Selecting something with a mouse can be done in both directions: either “left-to-right” or “right-to-left”.

In other words, when the mouse button is pressed, and then it moves forward in the document, then its end (focus) will be after its start (anchor).

E.g. if the user starts selecting with mouse and goes from “Example” to “italic”:

…But the same selection could be done backwards: starting from “italic” to “Example” (backward direction), then its end (focus) will be before the start (anchor):

Selection events

There are events on to keep track of selection:

  • elem.onselectstart – when a selection starts specifically on element elem (or inside it). For instance, when the user presses the mouse button on it and starts to move the pointer.
    • Preventing the default action cancels the selection start. So starting a selection from this element becomes impossible, but the element is still selectable. The visitor just needs to start the selection from elsewhere.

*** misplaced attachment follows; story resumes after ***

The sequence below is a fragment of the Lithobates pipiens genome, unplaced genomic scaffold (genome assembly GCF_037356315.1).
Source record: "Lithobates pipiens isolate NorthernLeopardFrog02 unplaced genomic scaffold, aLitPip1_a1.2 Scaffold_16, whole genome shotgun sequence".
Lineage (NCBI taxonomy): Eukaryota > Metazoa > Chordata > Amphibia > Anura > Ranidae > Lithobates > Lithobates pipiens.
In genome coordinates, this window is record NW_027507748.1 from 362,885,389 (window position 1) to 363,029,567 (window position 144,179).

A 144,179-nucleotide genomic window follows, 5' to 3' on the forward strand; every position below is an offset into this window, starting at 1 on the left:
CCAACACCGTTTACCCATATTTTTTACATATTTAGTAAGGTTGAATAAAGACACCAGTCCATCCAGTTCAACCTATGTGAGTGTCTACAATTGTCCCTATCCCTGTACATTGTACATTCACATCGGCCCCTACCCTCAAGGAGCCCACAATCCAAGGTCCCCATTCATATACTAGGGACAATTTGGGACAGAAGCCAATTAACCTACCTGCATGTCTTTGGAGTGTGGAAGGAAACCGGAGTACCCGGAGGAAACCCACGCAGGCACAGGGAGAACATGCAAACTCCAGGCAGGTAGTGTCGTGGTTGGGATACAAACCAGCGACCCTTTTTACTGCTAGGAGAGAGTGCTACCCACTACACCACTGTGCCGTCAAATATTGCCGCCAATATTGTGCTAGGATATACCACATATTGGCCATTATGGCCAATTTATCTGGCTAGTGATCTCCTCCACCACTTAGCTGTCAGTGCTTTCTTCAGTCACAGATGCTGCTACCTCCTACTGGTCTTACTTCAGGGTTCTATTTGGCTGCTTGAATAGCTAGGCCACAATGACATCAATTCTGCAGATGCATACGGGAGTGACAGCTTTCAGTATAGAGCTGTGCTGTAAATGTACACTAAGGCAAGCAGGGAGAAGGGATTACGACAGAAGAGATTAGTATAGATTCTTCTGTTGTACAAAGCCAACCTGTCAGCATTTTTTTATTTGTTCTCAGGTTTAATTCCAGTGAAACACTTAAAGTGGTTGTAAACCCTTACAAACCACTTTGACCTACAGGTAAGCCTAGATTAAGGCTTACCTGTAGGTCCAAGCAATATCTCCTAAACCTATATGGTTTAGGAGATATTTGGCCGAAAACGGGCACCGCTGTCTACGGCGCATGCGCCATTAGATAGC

• document.onselectionchange – whenever a selection changes or starts.
    • Please note: this handler can be set only on document, it tracks all selections in it.

Selection tracking demo

Here’s a small demo. It tracks the current selection on the document and shows its boundaries:

<p id="p">Select me: <i>italic</i> and <b>bold</b></p>

From <input id="from" disabled> – To <input id="to" disabled>
<script>
  document.onselectionchange = function() {
    let selection = document.getSelection();

    let {anchorNode, anchorOffset, focusNode, focusOffset} = selection;

    // anchorNode and focusNode are text nodes usually
    from.value = `${anchorNode?.data}, offset ${anchorOffset}`;
    to.value = `${focusNode?.data}, offset ${focusOffset}`;
  };
</script>

Selection copying demo

There are two approaches to copying the selected content:

  1. We can use document.getSelection().toString() to get it as text.
  2. Otherwise, to copy the full DOM, e.g. if we need to keep formatting, we can get the underlying ranges with getRangesAt(...). A Range object, in turn, has cloneContents() method that clones its content and returns as DocumentFragment object, that we can insert elsewhere.